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The Browns of California : the family dynasty that transformed a state and shaped a nation / Miriam Pawel.

By: Pawel, Miriam, 1958-.
Material type: materialTypeLabelBookPublisher: New York, New York : Bloomsbury Publishing, 2018Description: x, 483 pages : illustrations ; 25 cm.Content type: text | still image Media type: unmediated Carrier type: volumeISBN: 9781632867339; 1632867338.Subject(s): Brown family | Brown, Jerry, 1938- | Brown, Edmund G. (Edmund Gerald), 1905-1996 | Governors -- California -- BiographyGenre/Form: Biographies.DDC classification: 979.4/05092 | B Summary: "A Pulitzer Prize-winning journalist's panoramic history of California and its impact on the nation, from the Gold Rush to Silicon Valley--told through the lens of Governor Jerry Brown's family dynasty. When Governor Jerry Brown finishes his fourth term at the end of 2018, he will have bookended his career as both the youngest and the oldest governor of California. He and his father Pat Brown will have governed the state for twenty-four years since 1959--almost half of the state's modern history. How did the Brown political dynasty arise, and what is its lasting impact? In The Browns of California, award-winning journalist and scholar Miriam Pawel brings to life four generations of the Brown family as a prism through which we view the history of the Union's thirty-first state. Through the family's colorful and significant principal players, she weaves a narrative that is essential to understanding California and the way it shapes the nation. This book gives new insights to those steeped in California history, offers a corrective for those who confuse stereotypes and legend for history, and opens new vistas for readers familiar with only the sketchiest outlines of a place habitually viewed from afar with a mix of envy and awe, disdain, and fascination"-- Provided by publisher.
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Enhanced descriptions from Syndetics:

"Miriam Pawel's fascinating book . . . illuminates the sea change in the nation's politics in the last half of the 20th century."-- New York Times Book Review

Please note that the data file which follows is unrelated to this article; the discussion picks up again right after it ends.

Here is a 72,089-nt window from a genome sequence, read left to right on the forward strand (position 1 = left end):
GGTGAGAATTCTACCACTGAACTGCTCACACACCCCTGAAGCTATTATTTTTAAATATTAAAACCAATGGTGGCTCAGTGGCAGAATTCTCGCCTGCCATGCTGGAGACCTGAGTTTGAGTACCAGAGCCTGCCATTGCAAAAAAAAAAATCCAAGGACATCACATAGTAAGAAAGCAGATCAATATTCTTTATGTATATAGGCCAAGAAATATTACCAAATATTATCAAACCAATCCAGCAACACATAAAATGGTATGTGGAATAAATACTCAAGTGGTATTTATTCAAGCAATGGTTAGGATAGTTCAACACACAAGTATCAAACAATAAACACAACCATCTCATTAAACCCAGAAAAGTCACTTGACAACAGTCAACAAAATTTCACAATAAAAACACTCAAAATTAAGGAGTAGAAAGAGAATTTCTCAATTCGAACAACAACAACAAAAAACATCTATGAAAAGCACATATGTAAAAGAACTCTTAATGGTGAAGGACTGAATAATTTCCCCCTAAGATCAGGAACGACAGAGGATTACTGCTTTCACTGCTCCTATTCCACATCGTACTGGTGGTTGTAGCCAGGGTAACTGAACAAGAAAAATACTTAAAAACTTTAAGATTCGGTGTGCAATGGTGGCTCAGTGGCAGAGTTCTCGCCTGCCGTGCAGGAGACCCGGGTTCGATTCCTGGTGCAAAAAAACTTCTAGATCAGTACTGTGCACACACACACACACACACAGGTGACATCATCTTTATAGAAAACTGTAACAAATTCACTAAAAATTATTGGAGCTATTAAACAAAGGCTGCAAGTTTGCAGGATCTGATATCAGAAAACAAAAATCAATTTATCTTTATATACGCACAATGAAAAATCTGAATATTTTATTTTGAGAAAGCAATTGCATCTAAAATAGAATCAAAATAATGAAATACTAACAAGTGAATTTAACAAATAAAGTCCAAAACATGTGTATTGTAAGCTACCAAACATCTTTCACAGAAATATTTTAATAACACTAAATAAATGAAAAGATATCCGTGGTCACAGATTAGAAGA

California Book Award Gold Medal Winner * Finalist for the Los Angeles Times Book Prize * A Los Angeles Times Bestseller * San Francisco Chronicle 's "Best Books of the Year" List * Publishers Weekly Top Ten History Books for Fall * Berkeleyside Best Books of the Year * Shortlisted for NCIBA Golden Poppy Award

A Pulitzer Prize-winning journalist's panoramic history of California and its impact on the nation, from the Gold Rush to Silicon Valley--told through the lens of the family dynasty that led the state for nearly a quarter century.

Even in the land of reinvention, the story is exceptional: Pat Brown, the beloved father who presided over California during an era of unmatched expansion; Jerry Brown, the cerebral son who became the youngest governor in modern times--and then returned three decades later as the oldest.

In The Browns of California , journalist and scholar Miriam Pawel weaves a narrative history that spans four generations, from August Schuckman, the Prussian immigrant who crossed the Plains in 1852 and settled on a northern California ranch, to his great-grandson Jerry Brown, who reclaimed the family homestead one hundred forty years later. Through the prism of their lives, we gain an essential understanding of California and an appreciation of its importance.

The magisterial story is enhanced by dozens of striking photos, many published for the first time. This book gives new insights to those steeped in California history, offers a corrective for those who confuse stereotypes and legend for fact, and opens new vistas for readers familiar with only the sketchiest outlines of a place habitually viewed from afar with a mix of envy and awe, disdain, and fascination.